Monday, October 10, 2011

When in a hole...

Stop digging, common sense really, if you're already in the public eye for say getting your partner to admit to a driving offence that you actually committed, it might just be best to keep squeaky clean at least until the heat dies down. But of course this is politics and politicians we're talking about...
Chris Huhne, the Energy Secretary, has been caught attempting to smear two Tory Cabinet colleagues in a single weekend.
The Lib Dem minister admitted briefing against Theresa May by tipping off a national newspaper that a section of her controversial party conference speech on human rights appeared to have been plagiarised.
And Mr Huhne was embarrassed again after claiming in a television interview that Philip Hammond, the Transport Secretary, had recently received points on his licence for speeding.
A source close to Mr Hammond, who last month announced plans to increase the motorway speed limit from 70mph to 80mph, vigorously denied the claims and suggested that the Lib Dem minister should “check his facts”.
In the same BBC interview Mr Huhne apologised to Mrs May, the Home Secretary, for telling a journalist from The Guardian that part of her speech appeared to have been copied from a previous speech made by Nigel Farage, the Ukip leader.
 Now as far as I can tell the plagiarisation claims are a bit spurious as Farage and May used the same source, a story in the Daily Mirror earlier this year, if anything they are only guilty of not checking the actual facts in that the story is a bit of an urban myth. Not that I have a great deal of sympathy towards May anyway, the stories she used in the speech were all aimed at the HRA and the abuses within it, without mentioning the fact there's sod all the government can do about it short of leaving the EU. As for Farage, well, brilliant speeches, but UKIP are currently in the doldrums as there is little or no direction from the top. They should be gaining in the polls, but they aren't, perhaps a rebranding and a change of emphasis on to local policies rather than the anti-EU bit which we all know about wouldn't go amiss, dropping the logo wouldn't hurt either.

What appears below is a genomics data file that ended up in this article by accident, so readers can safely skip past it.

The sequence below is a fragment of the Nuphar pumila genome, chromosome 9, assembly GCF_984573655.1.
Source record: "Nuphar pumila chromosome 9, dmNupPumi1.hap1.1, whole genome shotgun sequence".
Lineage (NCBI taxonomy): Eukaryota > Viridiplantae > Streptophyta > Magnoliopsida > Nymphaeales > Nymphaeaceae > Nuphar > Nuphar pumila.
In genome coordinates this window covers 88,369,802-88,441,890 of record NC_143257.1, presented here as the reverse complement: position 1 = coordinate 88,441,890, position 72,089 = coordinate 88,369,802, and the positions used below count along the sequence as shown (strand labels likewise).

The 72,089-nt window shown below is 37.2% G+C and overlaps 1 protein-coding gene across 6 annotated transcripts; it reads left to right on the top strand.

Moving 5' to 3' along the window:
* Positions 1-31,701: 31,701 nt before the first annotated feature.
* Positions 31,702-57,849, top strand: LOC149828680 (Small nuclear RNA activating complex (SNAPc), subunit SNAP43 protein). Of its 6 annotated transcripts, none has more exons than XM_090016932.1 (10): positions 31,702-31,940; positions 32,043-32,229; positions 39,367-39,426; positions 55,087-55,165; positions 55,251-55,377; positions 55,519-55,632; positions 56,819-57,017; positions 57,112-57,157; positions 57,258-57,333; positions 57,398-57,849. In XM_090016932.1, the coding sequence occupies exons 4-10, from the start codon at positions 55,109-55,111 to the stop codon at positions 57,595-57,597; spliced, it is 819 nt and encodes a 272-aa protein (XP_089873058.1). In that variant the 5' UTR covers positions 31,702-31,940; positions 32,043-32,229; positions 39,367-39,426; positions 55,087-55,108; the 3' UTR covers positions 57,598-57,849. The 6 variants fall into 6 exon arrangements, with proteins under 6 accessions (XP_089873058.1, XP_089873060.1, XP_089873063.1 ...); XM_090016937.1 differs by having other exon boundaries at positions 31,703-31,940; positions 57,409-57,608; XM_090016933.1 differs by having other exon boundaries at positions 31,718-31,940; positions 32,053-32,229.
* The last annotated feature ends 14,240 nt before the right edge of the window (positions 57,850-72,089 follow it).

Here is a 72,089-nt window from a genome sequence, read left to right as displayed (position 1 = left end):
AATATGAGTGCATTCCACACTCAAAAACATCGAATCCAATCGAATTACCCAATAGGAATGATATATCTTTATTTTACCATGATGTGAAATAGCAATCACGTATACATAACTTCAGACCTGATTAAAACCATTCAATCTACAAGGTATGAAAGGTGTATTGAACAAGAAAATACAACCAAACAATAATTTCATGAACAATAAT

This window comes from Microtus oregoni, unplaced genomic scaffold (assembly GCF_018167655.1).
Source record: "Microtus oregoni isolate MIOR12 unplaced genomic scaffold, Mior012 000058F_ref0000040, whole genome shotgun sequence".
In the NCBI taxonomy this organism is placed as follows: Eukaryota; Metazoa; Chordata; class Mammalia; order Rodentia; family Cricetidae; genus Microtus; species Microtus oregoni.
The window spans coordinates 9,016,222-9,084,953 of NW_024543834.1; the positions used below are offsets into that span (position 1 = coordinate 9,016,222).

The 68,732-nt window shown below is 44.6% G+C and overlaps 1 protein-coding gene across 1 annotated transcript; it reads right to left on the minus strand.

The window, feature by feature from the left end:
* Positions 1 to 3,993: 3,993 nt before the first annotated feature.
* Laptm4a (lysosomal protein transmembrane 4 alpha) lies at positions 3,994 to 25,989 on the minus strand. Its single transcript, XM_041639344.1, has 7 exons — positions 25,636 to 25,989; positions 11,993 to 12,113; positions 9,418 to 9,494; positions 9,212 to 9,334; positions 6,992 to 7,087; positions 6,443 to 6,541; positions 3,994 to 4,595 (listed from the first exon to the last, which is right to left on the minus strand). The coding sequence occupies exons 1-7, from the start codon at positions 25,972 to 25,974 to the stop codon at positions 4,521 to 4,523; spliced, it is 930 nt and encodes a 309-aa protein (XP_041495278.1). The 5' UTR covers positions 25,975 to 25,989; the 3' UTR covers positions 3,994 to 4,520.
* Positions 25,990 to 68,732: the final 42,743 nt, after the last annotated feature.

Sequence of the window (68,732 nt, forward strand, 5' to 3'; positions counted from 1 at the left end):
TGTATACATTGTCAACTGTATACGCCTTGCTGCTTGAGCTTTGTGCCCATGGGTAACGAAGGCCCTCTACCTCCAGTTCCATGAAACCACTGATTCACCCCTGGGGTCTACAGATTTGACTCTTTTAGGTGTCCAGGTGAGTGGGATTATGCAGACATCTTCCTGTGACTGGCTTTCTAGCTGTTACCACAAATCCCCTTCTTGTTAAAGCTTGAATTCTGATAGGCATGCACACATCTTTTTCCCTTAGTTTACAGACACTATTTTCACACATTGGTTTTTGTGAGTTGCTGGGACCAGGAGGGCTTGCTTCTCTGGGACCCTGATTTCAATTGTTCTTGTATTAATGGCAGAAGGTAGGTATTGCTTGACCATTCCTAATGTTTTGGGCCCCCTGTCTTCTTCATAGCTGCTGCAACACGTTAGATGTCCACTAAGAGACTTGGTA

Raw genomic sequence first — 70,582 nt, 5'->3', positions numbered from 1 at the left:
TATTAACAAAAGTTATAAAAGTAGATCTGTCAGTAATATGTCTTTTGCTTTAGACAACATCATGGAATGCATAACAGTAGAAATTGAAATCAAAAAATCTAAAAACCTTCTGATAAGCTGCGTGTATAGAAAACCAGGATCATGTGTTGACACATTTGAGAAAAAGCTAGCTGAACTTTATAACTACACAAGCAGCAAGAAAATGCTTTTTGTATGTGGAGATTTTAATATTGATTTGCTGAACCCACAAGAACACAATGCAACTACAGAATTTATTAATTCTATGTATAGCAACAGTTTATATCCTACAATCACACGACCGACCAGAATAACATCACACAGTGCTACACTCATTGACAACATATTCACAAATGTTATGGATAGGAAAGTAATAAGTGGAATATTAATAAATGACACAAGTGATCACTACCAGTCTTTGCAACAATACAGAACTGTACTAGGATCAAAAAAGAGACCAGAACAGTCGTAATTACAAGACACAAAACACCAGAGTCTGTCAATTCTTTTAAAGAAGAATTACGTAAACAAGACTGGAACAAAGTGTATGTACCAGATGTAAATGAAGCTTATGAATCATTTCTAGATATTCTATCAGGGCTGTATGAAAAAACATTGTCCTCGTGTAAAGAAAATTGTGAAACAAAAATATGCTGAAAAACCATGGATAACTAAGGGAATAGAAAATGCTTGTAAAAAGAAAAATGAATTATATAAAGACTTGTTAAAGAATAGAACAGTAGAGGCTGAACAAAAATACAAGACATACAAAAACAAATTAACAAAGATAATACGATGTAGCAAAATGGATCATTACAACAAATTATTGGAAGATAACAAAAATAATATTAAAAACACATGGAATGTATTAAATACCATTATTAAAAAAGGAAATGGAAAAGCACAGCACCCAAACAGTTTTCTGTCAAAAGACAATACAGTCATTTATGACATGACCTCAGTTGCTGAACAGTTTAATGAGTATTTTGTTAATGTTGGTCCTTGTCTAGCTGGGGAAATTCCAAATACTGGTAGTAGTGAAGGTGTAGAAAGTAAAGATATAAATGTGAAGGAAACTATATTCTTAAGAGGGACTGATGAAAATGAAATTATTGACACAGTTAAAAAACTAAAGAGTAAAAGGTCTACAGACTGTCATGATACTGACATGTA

As for "windmill" Huhne well I wonder if the government will remove him, doubt it, there aren't that many Lib Dems available to put in his place and I cannot see EuroClegg allowing a Tory to occupy the position of Energy Minister, why they might actually insist on a policy which works when the wind isn't blowing.
Huhne is clearly damaged goods though and I doubt he'll be much of a problem to the government or the press, they have his number and he'll always be a marked man now, untrusted to a higher degree than most of his colleagues. His judgement and clearly his luck is badly flawed, and he seems to have forgotten one of the golden rules of plotting in that you should never put anything down in writing, particularly in an electronic medium.
I do hope this is the last straw though, the guy is clearly unhinged with his enviroloony proposals and it would be nice to get someone in there who actually understands about power generation and costs.
I'm not going to hold my breath though...


5 annotations:

WitteringsfromWitney said...

"As for Farage, well, brilliant speeches, but UKIP are currently in the doldrums as there is little or no direction from the top. They should be gaining in the polls, but they aren't, perhaps a rebranding and a change of emphasis on to local policies rather than the anti-EU bit which we all know about wouldn't go amiss"